Human/Animal Bond

The Dog After the Grief

7 years later, Part 4 of Euthanizing Aggressive Dogs: Sometimes It's the Best Choice 

September 4, 2020 (published)
Sierra rests her head, and that long nose, while taking a nap in her favorite chair. Photo by Phyllis DeGioia/VIN.

Eight weeks ago I brought home a second dog.

This news doesn't sound like a big deal, but to me it is enormous. Seven years ago this summer I euthanized my dog Dodger, an English setter, for aggression. Everyone expected me to get another dog quickly, as I usually do. But I just couldn't. The sorrow that had branched out in every direction like lightning across a night sky planted its root in my heart, and I wasn’t about to risk enduring that particular pain again when it could be prevented by not getting another dog. My faith in my ability to select a non-aggressive dog was non-existent.

My other dog, Zita, was seriously happy to be away from the crazy dog. She relaxed so much. At the time, I also had a cat who was sick frequently, and my finances were a lot easier with just two pets. I lost Dickens, the cat, about two years ago, but Z still seemed happy to have all the attention. There were no big surprises, no puncture wounds, vet bills for only one pet.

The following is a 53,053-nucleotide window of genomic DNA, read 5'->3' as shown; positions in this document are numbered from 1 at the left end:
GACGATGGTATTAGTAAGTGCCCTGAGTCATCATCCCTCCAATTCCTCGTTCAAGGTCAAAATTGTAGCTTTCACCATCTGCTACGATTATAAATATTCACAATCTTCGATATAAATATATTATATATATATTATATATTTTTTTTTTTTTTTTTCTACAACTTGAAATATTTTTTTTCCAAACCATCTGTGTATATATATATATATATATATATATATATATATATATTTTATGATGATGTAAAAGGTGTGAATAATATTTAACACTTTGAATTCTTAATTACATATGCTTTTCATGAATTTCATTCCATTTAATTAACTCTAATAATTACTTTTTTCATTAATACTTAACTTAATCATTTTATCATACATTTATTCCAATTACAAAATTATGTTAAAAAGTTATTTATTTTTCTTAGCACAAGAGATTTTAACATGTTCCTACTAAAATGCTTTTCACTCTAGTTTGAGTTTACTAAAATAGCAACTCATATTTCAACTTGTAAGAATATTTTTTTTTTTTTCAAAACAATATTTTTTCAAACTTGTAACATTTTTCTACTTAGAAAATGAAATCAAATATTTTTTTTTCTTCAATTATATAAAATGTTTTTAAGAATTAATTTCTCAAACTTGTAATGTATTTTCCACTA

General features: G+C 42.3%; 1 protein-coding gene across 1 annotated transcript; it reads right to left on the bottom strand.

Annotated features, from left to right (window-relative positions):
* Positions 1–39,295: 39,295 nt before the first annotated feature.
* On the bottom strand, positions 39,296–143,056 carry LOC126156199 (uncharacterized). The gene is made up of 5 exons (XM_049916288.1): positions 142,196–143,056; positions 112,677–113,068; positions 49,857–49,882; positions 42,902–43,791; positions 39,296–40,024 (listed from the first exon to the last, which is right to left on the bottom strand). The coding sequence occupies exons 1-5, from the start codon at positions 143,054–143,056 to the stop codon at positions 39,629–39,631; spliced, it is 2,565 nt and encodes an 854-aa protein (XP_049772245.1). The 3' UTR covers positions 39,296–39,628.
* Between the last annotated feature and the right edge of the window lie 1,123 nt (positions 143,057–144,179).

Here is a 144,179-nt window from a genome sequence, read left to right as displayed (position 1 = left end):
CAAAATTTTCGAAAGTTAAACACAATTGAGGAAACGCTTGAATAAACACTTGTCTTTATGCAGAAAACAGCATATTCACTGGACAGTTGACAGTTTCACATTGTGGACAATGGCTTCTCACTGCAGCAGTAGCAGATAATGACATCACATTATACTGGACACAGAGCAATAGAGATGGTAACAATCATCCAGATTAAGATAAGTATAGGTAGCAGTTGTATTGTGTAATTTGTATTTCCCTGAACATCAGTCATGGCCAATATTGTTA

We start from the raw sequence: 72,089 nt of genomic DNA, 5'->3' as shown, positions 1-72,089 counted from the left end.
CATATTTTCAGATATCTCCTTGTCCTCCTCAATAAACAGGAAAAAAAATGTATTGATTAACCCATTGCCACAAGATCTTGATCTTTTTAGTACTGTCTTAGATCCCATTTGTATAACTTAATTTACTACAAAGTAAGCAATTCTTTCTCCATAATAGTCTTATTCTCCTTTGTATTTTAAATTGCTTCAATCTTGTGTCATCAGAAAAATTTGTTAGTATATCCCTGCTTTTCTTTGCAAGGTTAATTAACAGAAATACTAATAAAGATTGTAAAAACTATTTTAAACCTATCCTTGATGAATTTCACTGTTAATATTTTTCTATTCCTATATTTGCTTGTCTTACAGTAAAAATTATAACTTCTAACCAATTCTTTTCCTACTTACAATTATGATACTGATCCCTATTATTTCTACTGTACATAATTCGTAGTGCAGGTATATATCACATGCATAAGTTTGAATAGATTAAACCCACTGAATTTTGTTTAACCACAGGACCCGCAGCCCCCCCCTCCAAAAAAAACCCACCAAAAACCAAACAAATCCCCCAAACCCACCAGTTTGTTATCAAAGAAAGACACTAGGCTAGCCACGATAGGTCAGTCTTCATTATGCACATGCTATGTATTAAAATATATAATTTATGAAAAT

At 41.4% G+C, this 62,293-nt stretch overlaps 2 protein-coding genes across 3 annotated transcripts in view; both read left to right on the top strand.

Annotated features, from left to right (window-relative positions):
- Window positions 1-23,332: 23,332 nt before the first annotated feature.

Life was easy. Not just easier, but easy.

Years after he is gone, I still think of Dodger, my beloved English setter, doing what he loved best: running flat out at seemingly unattainable speed, as graceful as birds in flight and covering ground nearly as quickly. I have no fear that I will forget how good Dodger could be and how much I loved him.

Dodger was happy most of the time, and did everything with 100% effort. Photo by Phyllis DeGioia/VIN

I still ogle English setters.

During work breaks, I have always perused pet adoption sites looking at photos of dogs and bunnies, just for fun. It made me happy to look at all those animals and looking was enough. I would sometimes send photos of bunnies with particularly long ears to my friends. A few months ago I started to talk more with a co-worker who breeds collies. All of her dogs have Italian names - Nicolo, Amore, Raffadali, Franco – and I started thinking about how pretty her dogs are, and how “Lassie, Timmy’s in the well!” was never in the TV show, a movie, or the books, but is a well-known trope despite reality.